Lost customer. Please call roadside assistance.

By Ilana Davis

I found out yesterday that my parents are selling their old Suburban which is well past due.

It got me thinking about how, as a child, my parents would load up all four kids in Suburban and we would drive into uncharted territories. They would say “let’s get lost” and I remember thinking how cool it was that we had no clue where we were going.

Getting lost usually meant that one of us got to sit in the front seat and be the navigator. We’d look at the map (do people still use maps) and tell my dad when to go straight, turn or pull over to take in the scenery.

Because my dad generally knew where we were, he’d question if I told him to take a right, inadvertently taking us 80 miles in the wrong direction. He didn’t really want us to get lost, but he did want us to explore and learn more about the world around us.

If only we had the same oversight when customers are on our website. A visitor can come to your site from a variety of starting points (Point A) with an end goal of making a purchase (Point B). It’s your job to help them get to their end goal without getting so lost they want to give up.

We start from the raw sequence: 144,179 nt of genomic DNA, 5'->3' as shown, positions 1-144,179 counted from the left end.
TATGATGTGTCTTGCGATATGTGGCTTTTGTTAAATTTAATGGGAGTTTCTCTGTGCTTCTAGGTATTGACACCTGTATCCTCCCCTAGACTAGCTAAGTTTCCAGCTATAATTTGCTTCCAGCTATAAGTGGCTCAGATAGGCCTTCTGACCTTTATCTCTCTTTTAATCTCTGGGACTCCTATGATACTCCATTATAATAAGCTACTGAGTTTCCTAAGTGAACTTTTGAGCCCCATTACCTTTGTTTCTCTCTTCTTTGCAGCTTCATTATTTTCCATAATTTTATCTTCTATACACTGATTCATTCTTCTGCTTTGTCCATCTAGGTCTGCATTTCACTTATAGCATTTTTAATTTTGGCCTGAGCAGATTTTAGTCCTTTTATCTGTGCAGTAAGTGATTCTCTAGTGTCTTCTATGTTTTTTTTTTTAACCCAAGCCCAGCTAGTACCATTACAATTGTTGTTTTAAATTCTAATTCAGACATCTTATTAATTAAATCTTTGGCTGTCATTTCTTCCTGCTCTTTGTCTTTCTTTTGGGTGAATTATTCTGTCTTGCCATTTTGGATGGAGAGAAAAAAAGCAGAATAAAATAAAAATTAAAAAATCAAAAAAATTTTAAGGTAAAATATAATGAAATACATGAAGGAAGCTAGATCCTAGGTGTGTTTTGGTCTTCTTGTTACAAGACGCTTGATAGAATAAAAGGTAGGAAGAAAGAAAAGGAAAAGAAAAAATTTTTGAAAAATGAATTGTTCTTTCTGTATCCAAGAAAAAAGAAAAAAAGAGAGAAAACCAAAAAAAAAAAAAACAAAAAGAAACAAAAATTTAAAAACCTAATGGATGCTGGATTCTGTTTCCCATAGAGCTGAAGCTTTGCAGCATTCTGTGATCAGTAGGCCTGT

If they get lost while driving, they can’t just magically snap their fingers and they are back home. Eventually, they continue down a road until they see the freeway sign to home. It’s also highly like that at this point, they are frustrated and so irritable that no one wants to be around them.

On your website, however, they aren’t forced to find the big green freeway signs. If they get lost, become frustrated or irritable, they simply close their window and never think of you again.

Take a look at Point A’s on your website and see if it’s clear for your customer on how to get to Point B.

There are lots of different ways to get from Point A to Point B. Ideally, no one is going 80 miles out of their way to get there, however, there may be many stops along the way to take in the scenery.

The scenery, or information about your products and company, is adding value on their way to Point B. Let’s remember that Point B isn’t always the checkout. Sometimes Point B is a newsletter sign up.

My dad can’t be there to help guide a visitor from landing page to checkout. He taught me well though and I have built my Website Review to help with situations just like this. With a Website Review, you’ll get fresh eyes on your site, providing specific recommendations on how to guide your visitors to Point B.


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